Address national debt before it drags state down

America is a country of great achievement, and no place better exemplifies this than right here in Washington. Whether we want to build bigger, faster airplanes, more intuitive software or just brew better coffee, Washingtonians are up to the task. However, we have a challenge looming over us that demands the greatest of efforts from Washingtonians — and all Americans — to come together to solve. That challenge is the national debt.

The national debt is a big problem, and not just in the abstract. By the numbers, our obligations amount to more than $16 trillion. If you wanted to know the last time that our country owed as much as a share of the economy as we do now, you’d have to go all the way back to the World War II era. Back then the “Greatest Generation” put in the hard work to build the world’s most advanced economy and helped us all climb out of a deep financial hole.

This time around it may require an even stronger effort. Just a short decade from now, the publicly held portion of our national debt — the metric experts believe is the most meaningful — will eclipse the size of the entire economy. Choosing not to act will do nothing more than deepen our fiscal concerns and shift more of the burden to our nation’s young people and onto future generations.

If you’re wondering how tackling such a deep and complex task begins, the answer is that it starts with you. Over 270,000 individuals from across the country have signed on to a new grassroots movement called the Campaign to Fix the Debt at www.FixTheDebt.org. As a part of this group, we have been fortunate to work alongside leading CEOs, former elected officials and concerned citizens all seeking to bridge the partisan divide and effect change in Washington.

The bottom line is that our lawmakers must make debt reduction a priority. Without a solid plan in place, it’s easy to see how businesses will suffer. Deep deficits over the long-term will simply require the government to spend an ever-increasing amount servicing the debt, money that could instead be used for investing in infrastructure or basic research or even just in keeping tax rates low. It also means an inevitable rise in interest rates, which would make it harder for business-owners to borrow money to put back into growing businesses, and undoubtedly less money for new hires as well.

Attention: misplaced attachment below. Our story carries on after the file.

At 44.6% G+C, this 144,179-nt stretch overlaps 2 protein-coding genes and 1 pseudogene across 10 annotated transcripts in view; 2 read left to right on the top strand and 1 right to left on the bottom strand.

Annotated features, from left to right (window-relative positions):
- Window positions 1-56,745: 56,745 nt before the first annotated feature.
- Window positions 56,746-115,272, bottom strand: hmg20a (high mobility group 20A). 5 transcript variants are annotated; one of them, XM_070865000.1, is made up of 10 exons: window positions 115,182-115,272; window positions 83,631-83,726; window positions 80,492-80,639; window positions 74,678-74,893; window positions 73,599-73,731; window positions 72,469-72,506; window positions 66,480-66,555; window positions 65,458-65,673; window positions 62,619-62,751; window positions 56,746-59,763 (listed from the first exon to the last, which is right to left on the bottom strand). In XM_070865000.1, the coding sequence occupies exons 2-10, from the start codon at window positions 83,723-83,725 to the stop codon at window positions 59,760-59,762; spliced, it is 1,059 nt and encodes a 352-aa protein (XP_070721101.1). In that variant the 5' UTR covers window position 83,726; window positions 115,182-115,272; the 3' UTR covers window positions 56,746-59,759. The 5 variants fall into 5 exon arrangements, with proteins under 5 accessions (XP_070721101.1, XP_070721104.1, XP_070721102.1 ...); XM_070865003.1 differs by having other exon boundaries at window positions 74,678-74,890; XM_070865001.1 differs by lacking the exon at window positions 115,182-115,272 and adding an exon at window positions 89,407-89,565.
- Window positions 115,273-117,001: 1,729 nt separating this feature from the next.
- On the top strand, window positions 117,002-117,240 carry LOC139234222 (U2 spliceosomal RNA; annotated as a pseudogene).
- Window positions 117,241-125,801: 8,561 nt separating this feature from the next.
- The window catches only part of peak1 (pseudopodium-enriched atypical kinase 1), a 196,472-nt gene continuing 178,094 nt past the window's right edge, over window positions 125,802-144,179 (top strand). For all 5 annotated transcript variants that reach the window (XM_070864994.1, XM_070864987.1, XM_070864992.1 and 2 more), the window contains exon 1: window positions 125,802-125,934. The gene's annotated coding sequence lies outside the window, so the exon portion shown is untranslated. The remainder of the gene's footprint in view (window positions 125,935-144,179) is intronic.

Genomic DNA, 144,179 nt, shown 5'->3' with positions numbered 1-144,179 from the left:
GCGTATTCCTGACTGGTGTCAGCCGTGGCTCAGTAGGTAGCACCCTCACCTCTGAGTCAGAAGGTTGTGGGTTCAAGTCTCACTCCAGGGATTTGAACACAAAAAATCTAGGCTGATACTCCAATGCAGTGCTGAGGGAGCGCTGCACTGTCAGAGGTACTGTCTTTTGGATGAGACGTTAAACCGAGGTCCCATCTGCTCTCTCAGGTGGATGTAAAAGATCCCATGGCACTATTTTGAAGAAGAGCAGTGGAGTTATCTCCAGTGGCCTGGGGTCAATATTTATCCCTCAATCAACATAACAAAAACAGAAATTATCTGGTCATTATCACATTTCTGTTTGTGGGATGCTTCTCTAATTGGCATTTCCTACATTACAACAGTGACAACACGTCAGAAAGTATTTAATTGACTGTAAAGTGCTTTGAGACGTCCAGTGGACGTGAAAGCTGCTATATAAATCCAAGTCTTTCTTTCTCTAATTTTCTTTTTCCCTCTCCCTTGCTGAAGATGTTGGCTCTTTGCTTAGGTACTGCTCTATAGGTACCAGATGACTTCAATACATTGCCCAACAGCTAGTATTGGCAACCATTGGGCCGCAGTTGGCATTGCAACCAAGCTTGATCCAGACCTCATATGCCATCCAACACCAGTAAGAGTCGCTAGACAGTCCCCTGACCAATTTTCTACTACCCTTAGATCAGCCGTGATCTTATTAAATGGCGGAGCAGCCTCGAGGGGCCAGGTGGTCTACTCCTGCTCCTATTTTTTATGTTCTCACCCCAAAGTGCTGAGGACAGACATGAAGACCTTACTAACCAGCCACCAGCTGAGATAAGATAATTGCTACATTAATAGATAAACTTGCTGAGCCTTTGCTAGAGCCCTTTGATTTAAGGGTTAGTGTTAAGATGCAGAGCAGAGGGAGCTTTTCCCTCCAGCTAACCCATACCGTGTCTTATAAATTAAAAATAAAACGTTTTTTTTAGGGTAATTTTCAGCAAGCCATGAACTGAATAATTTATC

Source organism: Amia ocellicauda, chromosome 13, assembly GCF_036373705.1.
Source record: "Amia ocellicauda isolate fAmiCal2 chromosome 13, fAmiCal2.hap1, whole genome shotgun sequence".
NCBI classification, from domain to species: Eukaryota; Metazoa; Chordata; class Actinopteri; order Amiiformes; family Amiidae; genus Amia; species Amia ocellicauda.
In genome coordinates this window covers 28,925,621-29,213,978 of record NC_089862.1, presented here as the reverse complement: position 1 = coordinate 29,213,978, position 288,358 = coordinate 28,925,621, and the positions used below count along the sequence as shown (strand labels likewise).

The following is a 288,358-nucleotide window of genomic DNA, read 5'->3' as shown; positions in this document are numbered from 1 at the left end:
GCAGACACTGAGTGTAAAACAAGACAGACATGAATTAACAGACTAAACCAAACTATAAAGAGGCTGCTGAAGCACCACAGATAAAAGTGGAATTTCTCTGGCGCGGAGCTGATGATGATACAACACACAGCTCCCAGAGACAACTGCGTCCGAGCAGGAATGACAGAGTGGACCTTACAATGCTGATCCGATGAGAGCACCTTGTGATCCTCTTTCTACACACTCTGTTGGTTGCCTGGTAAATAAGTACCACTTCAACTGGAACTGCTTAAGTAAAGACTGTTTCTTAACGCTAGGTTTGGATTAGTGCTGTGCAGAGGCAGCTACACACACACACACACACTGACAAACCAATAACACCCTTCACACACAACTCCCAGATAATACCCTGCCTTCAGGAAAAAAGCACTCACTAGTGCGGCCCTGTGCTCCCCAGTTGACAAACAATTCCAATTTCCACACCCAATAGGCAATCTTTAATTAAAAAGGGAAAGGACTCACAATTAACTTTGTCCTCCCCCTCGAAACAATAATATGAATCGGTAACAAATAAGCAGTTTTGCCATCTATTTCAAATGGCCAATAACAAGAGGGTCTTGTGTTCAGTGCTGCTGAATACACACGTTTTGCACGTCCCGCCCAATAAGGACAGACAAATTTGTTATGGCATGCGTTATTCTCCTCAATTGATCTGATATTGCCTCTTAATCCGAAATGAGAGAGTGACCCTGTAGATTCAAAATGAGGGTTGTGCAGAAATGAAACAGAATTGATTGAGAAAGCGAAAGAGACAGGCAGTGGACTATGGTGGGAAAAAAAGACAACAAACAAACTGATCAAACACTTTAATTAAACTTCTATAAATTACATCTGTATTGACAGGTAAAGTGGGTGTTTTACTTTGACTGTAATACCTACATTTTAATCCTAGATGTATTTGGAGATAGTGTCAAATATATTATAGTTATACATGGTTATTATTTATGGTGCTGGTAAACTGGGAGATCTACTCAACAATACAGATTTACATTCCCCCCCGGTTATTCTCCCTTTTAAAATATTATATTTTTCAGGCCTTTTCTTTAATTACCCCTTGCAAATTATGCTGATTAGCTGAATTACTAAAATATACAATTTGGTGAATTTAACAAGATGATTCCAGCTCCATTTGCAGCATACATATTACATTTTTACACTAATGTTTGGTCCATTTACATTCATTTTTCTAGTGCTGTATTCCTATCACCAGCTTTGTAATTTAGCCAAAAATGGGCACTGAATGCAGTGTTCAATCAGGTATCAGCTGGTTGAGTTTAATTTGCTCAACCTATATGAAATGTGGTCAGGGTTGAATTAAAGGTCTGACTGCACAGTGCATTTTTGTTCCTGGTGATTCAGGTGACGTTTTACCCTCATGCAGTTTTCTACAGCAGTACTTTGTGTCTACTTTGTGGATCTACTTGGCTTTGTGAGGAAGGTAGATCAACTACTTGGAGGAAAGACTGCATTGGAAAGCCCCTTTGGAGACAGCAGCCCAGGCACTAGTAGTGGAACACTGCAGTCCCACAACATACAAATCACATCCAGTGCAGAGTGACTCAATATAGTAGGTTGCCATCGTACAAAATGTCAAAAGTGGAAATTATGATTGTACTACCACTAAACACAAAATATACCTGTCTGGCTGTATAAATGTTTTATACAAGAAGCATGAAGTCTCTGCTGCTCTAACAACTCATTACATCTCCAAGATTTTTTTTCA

Unless something is done, the effects of our mounting debt will be felt right here at home. Washington boasts a robust technology services sector, and excellent facilities for shipping and trade, but the concerns of public debt could be too much to overcome. Already, businesses around the country are putting off making new hires or investments in the face of the “fiscal cliff,” the spending reductions and expiring tax cuts set to go into effect on Jan. 1.

With both short- and long-term problems facing us, we need a comprehensive solution, and we need it soon. Everything — spending cuts, changes to entitlement programs, wholesale tax reform — must be on the table. And our elected leaders must be willing to buck favored constituencies to get an agreement done. But they need your help to let them know that a long-term deal on the debt is something you want — that it’s good politics in addition to good policy.

For this reason we hope that Washingtonians from Seattle to Spokane recognize the urgency of solving this problem. We need Democrats and Republicans alike to put aside their differences and do what is necessary to meet this challenge. Together we can get this done.

Steve Hobbs is state senator representing parts of Snohomish County. Tim Leavitt is mayor of Vancouver. They are co-chairmen of the Washington state committee of The Campaign to Fix the Debt, a non-partisan movement to put America on a better fiscal and economic path.

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